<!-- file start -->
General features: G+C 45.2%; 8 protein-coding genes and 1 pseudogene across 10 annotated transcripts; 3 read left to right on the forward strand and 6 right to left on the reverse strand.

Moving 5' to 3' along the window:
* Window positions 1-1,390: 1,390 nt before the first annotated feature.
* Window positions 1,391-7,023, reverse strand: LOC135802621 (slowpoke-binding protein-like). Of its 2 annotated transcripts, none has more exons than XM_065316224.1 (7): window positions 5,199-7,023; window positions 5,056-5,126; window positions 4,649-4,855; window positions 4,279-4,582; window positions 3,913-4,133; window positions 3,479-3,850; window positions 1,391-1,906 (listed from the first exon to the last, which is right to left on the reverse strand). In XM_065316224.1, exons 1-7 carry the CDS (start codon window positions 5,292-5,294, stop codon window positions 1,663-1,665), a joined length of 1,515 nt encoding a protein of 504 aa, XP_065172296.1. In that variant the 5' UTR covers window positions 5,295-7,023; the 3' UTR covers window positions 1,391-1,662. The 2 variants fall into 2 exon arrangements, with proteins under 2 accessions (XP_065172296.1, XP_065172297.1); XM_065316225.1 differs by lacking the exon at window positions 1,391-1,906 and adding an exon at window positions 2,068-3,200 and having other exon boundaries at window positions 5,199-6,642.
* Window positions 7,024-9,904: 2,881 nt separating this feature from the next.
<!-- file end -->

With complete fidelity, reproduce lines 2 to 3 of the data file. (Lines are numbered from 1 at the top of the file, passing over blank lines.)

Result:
Moving 5' to 3' along the window:
* Window positions 1-1,390: 1,390 nt before the first annotated feature.